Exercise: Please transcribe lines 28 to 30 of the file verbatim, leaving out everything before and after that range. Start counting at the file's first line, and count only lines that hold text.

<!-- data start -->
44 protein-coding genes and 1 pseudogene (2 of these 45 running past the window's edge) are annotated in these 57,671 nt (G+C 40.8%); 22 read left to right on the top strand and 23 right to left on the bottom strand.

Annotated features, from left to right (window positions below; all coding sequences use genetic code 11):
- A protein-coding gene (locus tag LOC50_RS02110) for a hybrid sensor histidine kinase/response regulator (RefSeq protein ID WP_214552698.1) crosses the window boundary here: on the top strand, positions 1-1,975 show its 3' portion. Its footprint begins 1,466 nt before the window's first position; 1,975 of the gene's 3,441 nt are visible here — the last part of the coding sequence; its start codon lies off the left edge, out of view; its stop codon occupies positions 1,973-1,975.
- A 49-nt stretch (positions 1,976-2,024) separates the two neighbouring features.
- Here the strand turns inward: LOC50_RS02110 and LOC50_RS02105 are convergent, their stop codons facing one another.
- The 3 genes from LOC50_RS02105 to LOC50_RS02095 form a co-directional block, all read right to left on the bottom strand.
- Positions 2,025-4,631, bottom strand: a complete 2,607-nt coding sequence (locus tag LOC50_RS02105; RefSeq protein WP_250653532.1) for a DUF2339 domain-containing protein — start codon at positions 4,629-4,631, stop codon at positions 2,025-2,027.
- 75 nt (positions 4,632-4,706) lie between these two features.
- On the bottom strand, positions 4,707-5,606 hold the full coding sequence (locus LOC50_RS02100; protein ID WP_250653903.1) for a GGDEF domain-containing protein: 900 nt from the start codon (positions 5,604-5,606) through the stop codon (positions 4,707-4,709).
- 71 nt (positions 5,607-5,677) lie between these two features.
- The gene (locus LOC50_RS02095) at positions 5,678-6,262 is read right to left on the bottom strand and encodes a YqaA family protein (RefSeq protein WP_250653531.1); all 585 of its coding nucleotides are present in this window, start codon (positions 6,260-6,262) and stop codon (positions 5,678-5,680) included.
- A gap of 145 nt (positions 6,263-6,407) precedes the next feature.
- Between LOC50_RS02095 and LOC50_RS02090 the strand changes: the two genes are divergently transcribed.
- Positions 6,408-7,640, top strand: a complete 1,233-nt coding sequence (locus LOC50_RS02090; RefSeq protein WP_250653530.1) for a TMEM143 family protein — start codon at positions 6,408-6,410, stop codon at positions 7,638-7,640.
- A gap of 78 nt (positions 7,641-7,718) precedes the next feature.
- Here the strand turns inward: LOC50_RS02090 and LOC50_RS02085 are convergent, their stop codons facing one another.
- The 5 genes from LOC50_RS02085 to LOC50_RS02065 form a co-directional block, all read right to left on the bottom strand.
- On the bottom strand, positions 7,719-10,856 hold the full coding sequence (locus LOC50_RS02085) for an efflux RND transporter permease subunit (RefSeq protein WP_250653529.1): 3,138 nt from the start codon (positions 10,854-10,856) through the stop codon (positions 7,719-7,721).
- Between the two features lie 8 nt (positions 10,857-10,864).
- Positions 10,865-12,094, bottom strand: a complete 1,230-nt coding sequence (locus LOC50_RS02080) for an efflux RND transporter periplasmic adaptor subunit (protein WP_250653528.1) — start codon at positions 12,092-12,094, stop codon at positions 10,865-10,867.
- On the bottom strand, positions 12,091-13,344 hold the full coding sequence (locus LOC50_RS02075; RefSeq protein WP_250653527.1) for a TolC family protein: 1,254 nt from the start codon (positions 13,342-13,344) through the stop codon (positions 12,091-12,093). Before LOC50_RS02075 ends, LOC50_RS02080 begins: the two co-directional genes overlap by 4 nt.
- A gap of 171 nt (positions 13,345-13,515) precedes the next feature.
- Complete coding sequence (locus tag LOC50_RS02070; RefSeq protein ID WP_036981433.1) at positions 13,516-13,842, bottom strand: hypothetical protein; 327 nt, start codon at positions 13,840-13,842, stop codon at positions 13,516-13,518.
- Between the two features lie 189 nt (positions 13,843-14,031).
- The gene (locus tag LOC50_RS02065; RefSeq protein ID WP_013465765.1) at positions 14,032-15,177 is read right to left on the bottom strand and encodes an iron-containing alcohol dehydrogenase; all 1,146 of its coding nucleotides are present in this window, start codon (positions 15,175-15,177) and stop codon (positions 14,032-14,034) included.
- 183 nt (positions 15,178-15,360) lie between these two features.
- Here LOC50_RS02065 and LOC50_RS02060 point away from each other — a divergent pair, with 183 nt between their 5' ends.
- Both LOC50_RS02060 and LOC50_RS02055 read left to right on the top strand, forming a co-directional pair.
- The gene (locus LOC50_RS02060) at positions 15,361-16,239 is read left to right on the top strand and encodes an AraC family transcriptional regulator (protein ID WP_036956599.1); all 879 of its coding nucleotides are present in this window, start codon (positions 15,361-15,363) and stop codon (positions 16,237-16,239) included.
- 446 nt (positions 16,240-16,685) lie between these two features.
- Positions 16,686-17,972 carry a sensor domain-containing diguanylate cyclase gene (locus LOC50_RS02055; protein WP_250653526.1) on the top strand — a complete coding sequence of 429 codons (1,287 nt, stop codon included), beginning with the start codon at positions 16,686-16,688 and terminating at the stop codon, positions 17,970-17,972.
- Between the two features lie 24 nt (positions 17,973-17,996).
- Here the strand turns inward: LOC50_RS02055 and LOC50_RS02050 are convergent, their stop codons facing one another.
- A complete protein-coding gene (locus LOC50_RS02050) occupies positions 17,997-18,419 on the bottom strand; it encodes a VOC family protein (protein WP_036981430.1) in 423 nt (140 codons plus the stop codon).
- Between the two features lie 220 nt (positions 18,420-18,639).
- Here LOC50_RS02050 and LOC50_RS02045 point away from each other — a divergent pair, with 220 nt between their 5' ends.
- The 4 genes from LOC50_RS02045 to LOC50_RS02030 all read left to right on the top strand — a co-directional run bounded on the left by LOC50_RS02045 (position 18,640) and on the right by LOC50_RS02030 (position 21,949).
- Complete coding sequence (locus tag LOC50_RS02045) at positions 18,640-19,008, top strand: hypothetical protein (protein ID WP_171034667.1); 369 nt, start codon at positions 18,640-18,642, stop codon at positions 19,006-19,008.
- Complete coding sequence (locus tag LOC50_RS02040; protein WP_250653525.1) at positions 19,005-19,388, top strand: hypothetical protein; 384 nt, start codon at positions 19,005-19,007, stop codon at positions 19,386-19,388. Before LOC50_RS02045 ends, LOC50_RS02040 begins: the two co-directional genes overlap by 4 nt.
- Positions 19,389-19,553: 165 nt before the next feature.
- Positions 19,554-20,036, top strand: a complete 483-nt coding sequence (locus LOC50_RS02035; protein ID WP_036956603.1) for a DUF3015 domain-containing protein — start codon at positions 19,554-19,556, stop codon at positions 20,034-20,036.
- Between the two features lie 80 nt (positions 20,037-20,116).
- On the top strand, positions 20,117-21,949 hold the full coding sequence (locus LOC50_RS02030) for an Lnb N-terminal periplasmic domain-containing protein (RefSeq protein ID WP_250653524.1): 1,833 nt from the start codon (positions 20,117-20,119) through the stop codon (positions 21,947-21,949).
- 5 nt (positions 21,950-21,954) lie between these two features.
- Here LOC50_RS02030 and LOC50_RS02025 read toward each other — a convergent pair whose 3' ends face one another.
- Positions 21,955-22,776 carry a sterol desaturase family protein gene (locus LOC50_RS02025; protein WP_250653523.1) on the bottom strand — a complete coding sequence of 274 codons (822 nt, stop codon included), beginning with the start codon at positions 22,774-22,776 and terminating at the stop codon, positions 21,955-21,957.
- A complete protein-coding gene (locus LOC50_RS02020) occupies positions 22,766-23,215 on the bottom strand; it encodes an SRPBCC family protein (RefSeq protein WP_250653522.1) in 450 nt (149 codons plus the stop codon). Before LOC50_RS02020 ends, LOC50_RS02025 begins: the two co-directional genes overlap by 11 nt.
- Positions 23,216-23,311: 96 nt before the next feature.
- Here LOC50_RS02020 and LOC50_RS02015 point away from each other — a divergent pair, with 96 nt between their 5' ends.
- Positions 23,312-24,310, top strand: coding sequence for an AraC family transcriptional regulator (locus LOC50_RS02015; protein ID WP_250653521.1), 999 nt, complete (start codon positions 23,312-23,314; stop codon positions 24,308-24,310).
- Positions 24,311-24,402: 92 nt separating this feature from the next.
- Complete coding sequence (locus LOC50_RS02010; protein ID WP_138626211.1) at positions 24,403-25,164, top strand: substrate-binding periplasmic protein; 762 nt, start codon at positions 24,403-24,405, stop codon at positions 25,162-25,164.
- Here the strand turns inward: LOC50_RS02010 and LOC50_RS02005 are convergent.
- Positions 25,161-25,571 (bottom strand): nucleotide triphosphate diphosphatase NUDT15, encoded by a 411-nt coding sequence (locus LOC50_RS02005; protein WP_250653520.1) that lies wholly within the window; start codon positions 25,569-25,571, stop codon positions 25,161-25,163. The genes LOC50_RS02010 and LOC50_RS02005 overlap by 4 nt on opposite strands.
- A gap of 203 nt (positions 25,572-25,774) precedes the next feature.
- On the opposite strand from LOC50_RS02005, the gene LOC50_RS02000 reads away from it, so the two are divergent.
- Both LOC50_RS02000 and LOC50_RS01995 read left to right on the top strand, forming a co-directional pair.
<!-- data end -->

- Both LOC50_RS02060 and LOC50_RS02055 read left to right on the top strand, forming a co-directional pair.
- The gene (locus LOC50_RS02060) at positions 15,361-16,239 is read left to right on the top strand and encodes an AraC family transcriptional regulator (protein ID WP_036956599.1); all 879 of its coding nucleotides are present in this window, start codon (positions 15,361-15,363) and stop codon (positions 16,237-16,239) included.
- 446 nt (positions 16,240-16,685) lie between these two features.